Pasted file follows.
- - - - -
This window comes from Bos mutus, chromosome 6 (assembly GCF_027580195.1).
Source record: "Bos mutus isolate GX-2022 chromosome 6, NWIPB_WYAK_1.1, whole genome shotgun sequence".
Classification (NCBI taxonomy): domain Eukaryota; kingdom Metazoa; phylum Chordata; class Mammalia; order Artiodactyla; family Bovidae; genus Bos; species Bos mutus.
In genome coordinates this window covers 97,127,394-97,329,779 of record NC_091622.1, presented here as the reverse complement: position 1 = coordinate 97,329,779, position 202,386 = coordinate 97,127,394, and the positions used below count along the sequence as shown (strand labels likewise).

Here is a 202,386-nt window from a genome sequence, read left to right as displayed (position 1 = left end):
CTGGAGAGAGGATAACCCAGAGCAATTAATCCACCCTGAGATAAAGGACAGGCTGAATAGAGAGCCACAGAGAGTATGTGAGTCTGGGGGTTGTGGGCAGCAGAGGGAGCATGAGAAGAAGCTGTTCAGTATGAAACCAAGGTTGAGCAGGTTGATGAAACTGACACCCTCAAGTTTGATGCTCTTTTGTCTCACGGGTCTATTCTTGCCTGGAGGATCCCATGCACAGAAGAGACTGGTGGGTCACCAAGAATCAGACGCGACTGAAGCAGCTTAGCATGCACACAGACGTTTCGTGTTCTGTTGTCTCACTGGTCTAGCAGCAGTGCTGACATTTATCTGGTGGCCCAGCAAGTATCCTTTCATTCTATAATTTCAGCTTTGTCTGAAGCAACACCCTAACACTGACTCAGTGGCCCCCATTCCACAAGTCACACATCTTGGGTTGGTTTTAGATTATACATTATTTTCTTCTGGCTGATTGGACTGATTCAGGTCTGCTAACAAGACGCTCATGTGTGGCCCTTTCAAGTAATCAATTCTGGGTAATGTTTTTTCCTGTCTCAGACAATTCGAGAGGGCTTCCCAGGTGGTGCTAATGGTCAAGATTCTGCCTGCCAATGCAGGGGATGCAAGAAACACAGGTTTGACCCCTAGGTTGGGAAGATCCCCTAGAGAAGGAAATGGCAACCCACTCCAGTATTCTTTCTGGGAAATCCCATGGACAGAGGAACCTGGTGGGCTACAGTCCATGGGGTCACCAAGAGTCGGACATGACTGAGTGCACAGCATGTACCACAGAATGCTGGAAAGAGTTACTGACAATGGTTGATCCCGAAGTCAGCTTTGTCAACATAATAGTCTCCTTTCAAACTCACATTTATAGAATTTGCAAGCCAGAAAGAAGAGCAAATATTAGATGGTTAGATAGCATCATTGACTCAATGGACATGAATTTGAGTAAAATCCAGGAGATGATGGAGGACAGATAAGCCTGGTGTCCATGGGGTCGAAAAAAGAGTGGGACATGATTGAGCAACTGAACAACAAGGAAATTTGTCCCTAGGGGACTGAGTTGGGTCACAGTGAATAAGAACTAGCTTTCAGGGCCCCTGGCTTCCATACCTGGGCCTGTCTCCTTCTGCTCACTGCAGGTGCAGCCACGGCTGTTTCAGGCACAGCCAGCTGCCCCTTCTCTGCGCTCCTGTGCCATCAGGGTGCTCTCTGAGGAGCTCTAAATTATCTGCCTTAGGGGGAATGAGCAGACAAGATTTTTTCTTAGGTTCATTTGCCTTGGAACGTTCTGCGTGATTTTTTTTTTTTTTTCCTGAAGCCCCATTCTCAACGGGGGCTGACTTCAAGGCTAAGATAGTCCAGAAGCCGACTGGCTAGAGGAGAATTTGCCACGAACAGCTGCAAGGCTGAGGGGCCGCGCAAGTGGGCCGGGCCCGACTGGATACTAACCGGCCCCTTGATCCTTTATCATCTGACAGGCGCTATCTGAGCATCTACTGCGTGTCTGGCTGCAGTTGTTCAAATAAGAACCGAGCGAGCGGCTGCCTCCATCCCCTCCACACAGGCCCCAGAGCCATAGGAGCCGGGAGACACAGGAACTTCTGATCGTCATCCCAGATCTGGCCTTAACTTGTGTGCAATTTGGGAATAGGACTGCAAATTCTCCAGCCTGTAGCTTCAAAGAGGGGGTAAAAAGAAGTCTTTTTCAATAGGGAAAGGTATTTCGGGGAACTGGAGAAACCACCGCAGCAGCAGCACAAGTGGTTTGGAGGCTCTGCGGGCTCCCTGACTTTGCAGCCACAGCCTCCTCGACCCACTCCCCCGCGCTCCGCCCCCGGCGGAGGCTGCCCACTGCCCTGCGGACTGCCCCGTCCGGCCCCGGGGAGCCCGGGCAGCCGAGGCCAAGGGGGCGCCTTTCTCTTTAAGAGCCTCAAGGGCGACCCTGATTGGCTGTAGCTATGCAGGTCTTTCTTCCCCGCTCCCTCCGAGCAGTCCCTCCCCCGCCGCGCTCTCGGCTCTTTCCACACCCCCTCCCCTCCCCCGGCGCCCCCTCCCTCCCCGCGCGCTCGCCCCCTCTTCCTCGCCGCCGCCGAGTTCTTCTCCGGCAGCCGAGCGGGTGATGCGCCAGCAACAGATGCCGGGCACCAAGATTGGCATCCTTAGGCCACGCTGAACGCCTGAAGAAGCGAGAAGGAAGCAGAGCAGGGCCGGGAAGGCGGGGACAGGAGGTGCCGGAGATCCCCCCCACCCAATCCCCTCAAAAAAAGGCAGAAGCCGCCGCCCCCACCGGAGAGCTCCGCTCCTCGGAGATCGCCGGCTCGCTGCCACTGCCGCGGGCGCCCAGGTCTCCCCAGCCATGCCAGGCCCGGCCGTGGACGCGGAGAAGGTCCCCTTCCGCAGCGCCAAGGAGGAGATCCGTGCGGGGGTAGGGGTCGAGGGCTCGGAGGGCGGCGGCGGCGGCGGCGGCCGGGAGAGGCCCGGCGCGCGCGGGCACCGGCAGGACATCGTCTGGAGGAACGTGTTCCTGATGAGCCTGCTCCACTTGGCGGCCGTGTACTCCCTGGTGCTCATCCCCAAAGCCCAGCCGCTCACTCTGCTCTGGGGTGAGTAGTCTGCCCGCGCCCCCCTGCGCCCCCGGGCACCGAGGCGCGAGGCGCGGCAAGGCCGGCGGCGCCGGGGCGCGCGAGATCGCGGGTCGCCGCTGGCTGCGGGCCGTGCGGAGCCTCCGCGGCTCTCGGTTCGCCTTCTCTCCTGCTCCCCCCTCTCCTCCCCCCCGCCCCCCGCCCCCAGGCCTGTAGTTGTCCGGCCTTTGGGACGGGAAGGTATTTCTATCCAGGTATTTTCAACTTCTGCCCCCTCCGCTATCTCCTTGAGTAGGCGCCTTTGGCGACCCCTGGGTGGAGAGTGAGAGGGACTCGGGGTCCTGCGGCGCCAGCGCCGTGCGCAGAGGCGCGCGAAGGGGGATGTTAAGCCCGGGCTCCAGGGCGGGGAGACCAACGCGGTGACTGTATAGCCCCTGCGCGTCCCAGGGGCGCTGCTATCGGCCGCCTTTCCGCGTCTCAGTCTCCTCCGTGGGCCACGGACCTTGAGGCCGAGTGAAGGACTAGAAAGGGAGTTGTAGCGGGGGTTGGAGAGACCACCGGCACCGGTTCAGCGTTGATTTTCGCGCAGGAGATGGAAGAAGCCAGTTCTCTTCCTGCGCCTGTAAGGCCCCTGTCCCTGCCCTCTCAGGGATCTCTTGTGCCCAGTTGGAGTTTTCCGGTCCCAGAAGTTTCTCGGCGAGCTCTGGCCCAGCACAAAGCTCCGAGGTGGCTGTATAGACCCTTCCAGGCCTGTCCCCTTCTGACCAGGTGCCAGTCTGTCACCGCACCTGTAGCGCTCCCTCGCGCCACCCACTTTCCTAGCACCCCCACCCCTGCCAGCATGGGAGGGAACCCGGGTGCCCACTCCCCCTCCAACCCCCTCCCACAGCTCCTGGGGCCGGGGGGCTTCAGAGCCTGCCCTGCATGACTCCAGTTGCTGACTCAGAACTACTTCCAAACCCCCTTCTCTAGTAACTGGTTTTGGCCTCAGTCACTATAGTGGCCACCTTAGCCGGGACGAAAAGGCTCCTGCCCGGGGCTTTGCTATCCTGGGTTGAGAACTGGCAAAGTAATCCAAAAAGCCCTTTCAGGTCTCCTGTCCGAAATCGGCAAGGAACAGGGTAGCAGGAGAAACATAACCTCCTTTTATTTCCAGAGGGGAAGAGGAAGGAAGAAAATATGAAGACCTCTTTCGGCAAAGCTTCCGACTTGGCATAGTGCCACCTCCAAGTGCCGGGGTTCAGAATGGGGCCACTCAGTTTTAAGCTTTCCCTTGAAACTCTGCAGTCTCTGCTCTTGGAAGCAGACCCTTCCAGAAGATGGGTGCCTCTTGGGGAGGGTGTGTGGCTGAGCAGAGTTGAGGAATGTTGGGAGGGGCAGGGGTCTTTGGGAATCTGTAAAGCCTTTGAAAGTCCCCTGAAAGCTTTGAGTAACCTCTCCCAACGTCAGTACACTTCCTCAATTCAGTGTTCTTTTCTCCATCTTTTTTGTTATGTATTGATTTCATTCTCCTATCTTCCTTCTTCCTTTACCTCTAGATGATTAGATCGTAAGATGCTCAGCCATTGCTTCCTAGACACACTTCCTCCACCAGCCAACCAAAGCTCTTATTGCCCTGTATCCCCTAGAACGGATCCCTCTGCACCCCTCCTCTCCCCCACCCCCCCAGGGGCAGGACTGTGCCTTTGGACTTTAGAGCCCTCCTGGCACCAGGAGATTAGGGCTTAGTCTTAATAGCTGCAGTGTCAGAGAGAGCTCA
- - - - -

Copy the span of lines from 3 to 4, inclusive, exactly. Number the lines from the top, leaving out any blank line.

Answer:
Classification (NCBI taxonomy): domain Eukaryota; kingdom Metazoa; phylum Chordata; class Mammalia; order Artiodactyla; family Bovidae; genus Bos; species Bos mutus.
In genome coordinates this window covers 97,127,394-97,329,779 of record NC_091622.1, presented here as the reverse complement: position 1 = coordinate 97,329,779, position 202,386 = coordinate 97,127,394, and the positions used below count along the sequence as shown (strand labels likewise).